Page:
Stornoway Gazette

Island music fans may remember The New Madrids from Loopallu in September, but if you didn’t catch them, don’t miss their Stornoway gig.

American roots and soul are at the heart of this bands’ sound with a hefty slice of rock n roll and blues on the side. This Perthshire hailing five-piece includes vocalists Donny McElligott and Ian Hutchison, drummer Maurice ‘Mo’ McPherson, Owen ‘Scaryophonic’ Nicholson on strings and Callum Keith, bass player extraordinaire.

Talking about their style, Donny mused:

“Our range of influences are pretty broad, from Gram Parsons, the Stones, Skynrd, Black Crowes, Ryan Adams, Drive by Truckers, Otis Redding, Teenage Fanclub, AC/DC, The Band, the list really could go on and on.”

“I guess what you’ll hear of these influences when you listen to us play is an honesty in the sound we make, the way we listen to each other and let each other express ourselves individually while creating the sound as a group.”

The New Madrids were formed in 2010 by the four remaining members of Americana stalwarts $outhpaw and the lead singer/founder of rock and blues outfit ‘The Revivals’. Their debut album ‘Through the Heart of Town’ was released in January 2014 and Saturday night’s Island gig is sure to treat the crowd to some of these tracks.

Donny teed up the set list:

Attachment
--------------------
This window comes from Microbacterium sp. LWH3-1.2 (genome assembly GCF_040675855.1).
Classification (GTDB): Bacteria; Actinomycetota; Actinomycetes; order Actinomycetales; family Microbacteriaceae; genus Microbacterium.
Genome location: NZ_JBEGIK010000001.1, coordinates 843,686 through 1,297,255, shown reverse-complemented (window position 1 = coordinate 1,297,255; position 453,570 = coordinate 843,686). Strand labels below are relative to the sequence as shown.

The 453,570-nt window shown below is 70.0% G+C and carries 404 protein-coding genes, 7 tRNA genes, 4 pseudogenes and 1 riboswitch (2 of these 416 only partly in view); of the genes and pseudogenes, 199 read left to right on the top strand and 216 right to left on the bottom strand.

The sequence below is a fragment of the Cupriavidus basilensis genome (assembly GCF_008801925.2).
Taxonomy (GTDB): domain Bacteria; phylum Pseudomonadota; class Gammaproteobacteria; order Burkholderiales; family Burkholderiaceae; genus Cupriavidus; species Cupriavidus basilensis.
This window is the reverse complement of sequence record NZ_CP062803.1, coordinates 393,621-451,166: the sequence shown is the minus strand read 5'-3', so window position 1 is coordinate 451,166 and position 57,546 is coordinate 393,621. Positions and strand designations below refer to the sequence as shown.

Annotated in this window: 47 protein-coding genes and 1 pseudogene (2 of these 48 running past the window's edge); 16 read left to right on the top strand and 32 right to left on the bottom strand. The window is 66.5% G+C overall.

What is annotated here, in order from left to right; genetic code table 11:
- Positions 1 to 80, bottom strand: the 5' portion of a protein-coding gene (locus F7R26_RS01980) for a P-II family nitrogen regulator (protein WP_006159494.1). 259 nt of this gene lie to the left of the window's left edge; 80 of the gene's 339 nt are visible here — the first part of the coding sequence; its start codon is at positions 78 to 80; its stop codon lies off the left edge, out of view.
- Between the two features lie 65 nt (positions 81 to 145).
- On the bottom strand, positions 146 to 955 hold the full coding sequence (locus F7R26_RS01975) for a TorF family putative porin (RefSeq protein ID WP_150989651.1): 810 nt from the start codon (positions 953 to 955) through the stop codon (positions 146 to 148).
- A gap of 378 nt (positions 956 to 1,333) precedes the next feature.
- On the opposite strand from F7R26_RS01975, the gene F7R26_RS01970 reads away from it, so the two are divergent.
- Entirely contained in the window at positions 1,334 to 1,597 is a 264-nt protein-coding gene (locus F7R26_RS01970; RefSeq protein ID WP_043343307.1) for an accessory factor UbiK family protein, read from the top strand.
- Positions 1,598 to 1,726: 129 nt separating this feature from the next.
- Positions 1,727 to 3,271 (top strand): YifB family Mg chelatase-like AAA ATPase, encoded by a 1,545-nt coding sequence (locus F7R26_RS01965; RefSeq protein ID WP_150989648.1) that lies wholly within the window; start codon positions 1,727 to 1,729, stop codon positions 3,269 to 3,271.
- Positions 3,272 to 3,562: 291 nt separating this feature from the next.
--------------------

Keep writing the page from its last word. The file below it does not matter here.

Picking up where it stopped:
“You’ll be hearing plenty from the first album, but we’ll also be playing some new material as well as some choice covers which the Americana crowd will appreciate, we hope!” And as for the tunes that will get you tapping your dancing feet: “We’ve had some great feedback over the past year and a half, fantastic reviews and great airplay,” revealed Donny: “The favourites seem to be Shine a Light, Shake, Mountain of Trouble and Alaska. We also like to indulge ourselves and others by playing some Gram Parsons, Black Crowes, Steve Earle, maybe even a bit of Taylor Swift! If it’s good enough for Ryan Adams then it’s fine for us!”

As well as gigging around the country the band are busy writing material for album number two, and with a few demos already recorded, they are close to booking the recording dates to lay down the new material. Donny gave us some insight to the band’s creative process:
“The songs from Through the Heart of Town were written by myself and Ian (he’s the good looking one). We each had five tracks on the album, however this time around we’ve been doing some co-writing with each other. Owen has also been chipping in with ideas (he’s the really talented one) and as a group we all get in the rehearsal room and thrash out the songs into the fully arranged finished article. So everyone makes their mark so to speak.”

It’s time to lick your lips as this gig should be as satisfying as a slice of deep pan apple pie for all our home-grown Americana lovers!

Melinda Gillon
Stornoway Gazette

Drawing from the irresistible Stones countrified swagger and such catholic roots influences as The Band, Byrds and later bands like Whiskeytown and Drive-by Truckers gives the New Madrids their musical seasoning. This five piece have a bedrock rhythm section topped with guitars, keyboards, mandolin and pedal steel before adding additional guest textures that include brass, violin and guest vocals; one of which, recorded in Austin, is Brennen Leigh.